English landscape, as was

I’m reposting this because I’ve been thinking this summer a lot about English countryside, after being on a course for writing about place at Totleigh Barton in Devon, and also reading Paul Kingsnorth’s book Real England.

Originally posted on August 2008.

I’ve been thinking about the landscape today. I grew up in the Norfolk countryside, one of those children of the safer olden days who was let out from a young age, unaccompanied by adults, us riding bikes many miles from home. A few years later, my mum was desperately upset when a boy in her class (she was a teacher) was murdered by a man while he was out playing on his bike. If that had happened before our pre-teens her attitude to our freedom may have been different. This incident was one of several that reminded us, although we always knew it, that the rural idyll was not inviolable. Another incident was the death from cancer of a local farmworker caused by long hours spraying pesticides. Despite the fact that I grew up in the English county that is probably the most industrialised in its agriculture, with its vast fields and machines and its many souring incidents, I still have a deep nostalgia for the English landscape and a slight sense that it can possibly be recovered, as it was. I think this may be influenced by the fact that my family is very aware of artistic representations of the landscape as it was. As it was, meaning, before the Second War when farmers were encouraged and forced to double productivity.

I’ve just enjoyed watching Andrew Marr’s Britain from Above programme, which uses archive film, aerial images, contemporary data mapping and historic maps to present an overview of Britain as a system – past, present, future; economic, social, environmental. It’s fascinating, if rather Reithian in its style (Marr’s voice merges seamlessly with the clipped tones of the BBC Ancients in the archive clips). Tonight’s programme was about East Anglia, especially West Norfolk, where the fields are bigger and flatter than anywhere else. I felt rather dismayed at the neutral Reithian quality in Marr’s voice when he said that more new towns would cover the fields, and more industry, and with yet more industry would come more yet more new towns.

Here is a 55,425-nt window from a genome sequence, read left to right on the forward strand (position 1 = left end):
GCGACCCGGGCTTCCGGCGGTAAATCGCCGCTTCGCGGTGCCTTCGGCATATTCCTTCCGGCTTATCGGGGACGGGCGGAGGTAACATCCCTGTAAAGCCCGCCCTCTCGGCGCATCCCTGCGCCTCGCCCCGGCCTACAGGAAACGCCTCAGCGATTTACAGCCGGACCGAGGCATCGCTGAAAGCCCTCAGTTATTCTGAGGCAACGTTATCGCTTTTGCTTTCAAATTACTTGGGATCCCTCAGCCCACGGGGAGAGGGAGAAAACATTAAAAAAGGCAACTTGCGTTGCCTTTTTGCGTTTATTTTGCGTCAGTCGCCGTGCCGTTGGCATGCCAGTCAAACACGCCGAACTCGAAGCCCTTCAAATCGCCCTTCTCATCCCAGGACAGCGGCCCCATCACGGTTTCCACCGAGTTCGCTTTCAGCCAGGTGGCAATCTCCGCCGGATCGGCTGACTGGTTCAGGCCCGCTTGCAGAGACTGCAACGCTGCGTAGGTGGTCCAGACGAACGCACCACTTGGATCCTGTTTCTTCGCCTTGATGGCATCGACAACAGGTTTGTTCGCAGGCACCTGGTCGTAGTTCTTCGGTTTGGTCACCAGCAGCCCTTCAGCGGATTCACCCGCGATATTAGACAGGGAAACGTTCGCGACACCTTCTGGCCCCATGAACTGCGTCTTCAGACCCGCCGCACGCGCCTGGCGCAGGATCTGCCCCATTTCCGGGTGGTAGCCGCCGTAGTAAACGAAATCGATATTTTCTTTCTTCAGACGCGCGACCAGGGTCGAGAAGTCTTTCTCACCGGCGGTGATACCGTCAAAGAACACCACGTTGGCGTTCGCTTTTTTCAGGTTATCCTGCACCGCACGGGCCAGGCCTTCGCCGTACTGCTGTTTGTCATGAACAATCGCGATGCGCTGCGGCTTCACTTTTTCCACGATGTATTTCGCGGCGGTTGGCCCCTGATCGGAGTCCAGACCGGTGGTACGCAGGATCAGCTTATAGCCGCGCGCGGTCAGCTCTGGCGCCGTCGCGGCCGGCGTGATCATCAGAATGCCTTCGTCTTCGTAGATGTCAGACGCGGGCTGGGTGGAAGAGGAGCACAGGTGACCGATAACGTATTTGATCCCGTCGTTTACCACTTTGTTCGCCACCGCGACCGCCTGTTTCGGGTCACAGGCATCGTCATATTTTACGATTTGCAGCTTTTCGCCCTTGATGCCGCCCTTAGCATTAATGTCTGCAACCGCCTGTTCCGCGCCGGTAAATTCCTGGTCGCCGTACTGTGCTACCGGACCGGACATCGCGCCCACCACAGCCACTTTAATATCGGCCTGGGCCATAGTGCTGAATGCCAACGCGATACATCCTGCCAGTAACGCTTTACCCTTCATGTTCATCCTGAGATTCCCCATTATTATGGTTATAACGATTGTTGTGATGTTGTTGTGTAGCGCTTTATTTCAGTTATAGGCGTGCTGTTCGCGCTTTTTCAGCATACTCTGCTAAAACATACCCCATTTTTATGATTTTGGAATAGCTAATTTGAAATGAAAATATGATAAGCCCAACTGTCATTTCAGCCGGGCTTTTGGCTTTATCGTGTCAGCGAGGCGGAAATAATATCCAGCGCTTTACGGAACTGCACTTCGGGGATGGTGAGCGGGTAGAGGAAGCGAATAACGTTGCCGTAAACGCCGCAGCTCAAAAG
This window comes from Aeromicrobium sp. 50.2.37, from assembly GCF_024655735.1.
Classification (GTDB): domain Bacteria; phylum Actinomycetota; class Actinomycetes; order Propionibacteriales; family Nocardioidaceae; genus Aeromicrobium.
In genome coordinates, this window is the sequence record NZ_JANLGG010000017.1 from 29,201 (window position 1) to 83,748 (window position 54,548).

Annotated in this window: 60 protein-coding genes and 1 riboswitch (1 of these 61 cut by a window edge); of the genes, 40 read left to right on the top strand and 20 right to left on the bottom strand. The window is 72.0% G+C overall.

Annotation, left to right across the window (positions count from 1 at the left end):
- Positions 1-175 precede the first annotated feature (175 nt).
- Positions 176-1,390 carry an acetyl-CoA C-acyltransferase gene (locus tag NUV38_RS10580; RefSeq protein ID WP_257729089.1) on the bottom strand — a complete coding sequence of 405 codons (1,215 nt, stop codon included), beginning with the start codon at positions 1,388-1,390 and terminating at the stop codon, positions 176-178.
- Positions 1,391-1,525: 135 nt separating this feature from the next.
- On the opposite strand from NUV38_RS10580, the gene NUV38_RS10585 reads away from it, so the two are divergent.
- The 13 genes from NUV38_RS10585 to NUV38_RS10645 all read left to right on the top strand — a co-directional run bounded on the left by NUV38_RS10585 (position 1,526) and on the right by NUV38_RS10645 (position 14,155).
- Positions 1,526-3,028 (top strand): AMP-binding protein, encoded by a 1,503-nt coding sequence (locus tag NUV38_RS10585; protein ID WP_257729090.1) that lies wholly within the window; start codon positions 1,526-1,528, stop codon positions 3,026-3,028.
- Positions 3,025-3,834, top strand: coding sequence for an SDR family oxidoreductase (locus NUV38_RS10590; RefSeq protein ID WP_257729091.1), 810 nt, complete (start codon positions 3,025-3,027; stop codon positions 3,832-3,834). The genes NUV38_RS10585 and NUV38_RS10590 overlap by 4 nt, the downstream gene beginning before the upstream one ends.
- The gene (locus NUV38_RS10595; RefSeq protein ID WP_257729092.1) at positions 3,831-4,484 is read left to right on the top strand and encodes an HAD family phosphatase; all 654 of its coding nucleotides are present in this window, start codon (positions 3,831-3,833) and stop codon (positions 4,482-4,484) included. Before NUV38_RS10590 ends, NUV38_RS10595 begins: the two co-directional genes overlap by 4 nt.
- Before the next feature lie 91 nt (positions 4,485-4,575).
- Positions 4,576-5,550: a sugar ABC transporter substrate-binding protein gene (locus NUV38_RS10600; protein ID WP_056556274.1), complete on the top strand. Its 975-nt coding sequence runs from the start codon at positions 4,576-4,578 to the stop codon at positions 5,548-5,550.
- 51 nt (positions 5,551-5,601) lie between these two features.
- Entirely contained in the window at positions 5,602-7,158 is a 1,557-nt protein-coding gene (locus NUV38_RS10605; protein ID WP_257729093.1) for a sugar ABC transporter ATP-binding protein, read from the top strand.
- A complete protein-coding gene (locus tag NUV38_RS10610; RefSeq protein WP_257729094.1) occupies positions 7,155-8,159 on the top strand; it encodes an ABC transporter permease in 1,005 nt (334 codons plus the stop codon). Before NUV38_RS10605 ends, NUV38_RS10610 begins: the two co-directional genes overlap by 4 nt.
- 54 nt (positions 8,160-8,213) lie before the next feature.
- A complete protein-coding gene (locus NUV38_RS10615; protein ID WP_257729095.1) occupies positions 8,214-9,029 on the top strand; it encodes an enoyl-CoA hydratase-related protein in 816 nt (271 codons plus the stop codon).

These nostalgic and perhaps romantic thoughts about landscape have been intensified by walking round Shoreham today, in search of the idyllic pastoral visions of Samuel Palmer. I wanted to know if those close, safe and mystical orchards and woods really existed as in his prints and paintings. Well, I don’t know if you can see any traces of it in my photos. Who knows, of course, if his paintings of Shoreham were in any sense realistic – of course, they probably weren’t. He never showed the hard work of the rural life. But, considering how close Shoreham is to London, it does represent an idyll of sorts. And when you add the layer of nostalgia that Palmer’s association brings, which alerts you to the gnarlier trees and the toytown cottages, it does seem to be patch of England as it was.


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